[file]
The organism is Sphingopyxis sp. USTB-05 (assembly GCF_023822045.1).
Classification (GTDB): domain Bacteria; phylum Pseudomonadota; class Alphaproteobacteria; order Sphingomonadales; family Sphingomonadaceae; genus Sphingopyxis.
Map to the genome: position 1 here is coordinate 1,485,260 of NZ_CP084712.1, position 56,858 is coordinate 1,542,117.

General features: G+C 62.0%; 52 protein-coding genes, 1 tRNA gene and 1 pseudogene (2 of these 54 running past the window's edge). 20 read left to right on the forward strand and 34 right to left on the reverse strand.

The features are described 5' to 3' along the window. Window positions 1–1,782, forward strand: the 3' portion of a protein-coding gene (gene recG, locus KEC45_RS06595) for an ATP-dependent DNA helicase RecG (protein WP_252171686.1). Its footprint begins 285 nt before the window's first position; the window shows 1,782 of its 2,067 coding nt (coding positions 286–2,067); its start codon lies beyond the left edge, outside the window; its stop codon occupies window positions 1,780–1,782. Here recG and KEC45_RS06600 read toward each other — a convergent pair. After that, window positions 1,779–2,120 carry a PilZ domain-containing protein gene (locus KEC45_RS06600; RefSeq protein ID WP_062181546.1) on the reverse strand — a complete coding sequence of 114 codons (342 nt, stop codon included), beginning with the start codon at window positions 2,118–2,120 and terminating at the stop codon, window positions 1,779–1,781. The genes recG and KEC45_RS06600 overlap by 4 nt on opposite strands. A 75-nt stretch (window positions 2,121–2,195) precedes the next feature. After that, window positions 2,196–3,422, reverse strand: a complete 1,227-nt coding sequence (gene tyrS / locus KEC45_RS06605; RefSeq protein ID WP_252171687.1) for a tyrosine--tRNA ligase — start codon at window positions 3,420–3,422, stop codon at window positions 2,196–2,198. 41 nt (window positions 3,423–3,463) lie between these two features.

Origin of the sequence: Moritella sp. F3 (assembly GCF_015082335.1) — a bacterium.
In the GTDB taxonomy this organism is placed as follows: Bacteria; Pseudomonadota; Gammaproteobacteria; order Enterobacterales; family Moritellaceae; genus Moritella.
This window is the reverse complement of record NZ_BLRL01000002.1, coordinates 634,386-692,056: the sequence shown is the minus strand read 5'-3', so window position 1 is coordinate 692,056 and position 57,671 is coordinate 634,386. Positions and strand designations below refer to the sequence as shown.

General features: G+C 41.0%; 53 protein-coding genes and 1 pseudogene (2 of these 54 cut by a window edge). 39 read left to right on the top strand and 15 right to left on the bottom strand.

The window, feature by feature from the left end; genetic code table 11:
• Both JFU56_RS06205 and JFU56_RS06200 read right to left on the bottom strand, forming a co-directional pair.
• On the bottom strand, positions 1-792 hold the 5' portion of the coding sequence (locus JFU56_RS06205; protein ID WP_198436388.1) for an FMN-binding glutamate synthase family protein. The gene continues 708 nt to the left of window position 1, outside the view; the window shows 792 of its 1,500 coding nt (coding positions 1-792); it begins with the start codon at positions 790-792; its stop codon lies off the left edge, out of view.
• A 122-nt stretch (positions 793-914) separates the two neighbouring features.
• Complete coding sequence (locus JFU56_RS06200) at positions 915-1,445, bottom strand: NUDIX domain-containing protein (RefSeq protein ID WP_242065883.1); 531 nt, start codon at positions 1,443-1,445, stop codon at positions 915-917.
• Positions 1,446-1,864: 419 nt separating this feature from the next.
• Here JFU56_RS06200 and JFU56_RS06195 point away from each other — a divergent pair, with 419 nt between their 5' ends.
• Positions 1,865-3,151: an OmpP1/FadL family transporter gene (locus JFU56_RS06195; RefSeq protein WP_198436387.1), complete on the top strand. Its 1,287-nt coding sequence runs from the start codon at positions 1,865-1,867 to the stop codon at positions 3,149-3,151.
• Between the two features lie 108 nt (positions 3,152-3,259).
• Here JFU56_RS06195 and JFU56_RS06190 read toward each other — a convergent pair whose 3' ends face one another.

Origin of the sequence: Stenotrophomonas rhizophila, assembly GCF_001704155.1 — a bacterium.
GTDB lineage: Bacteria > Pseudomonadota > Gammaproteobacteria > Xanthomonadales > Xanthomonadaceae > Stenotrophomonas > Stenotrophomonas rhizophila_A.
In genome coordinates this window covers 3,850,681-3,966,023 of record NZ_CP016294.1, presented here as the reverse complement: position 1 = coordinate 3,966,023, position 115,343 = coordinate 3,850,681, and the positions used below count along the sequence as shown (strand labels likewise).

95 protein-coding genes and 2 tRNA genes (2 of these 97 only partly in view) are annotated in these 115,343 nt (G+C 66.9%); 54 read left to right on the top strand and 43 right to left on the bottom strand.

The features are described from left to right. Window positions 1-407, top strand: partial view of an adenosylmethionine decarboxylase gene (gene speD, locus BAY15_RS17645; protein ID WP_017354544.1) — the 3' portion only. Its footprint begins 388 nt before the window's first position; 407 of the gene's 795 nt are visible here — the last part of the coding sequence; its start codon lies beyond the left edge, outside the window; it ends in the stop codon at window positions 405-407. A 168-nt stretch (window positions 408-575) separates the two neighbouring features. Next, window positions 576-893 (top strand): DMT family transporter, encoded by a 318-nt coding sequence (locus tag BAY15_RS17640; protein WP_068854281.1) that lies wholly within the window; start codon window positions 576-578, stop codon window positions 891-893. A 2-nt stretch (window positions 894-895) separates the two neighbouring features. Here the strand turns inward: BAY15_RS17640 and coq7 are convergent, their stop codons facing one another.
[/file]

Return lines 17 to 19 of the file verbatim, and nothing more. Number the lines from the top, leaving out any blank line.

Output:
• Positions 1,865-3,151: an OmpP1/FadL family transporter gene (locus JFU56_RS06195; RefSeq protein WP_198436387.1), complete on the top strand. Its 1,287-nt coding sequence runs from the start codon at positions 1,865-1,867 to the stop codon at positions 3,149-3,151.
• Between the two features lie 108 nt (positions 3,152-3,259).
• Here JFU56_RS06195 and JFU56_RS06190 read toward each other — a convergent pair whose 3' ends face one another.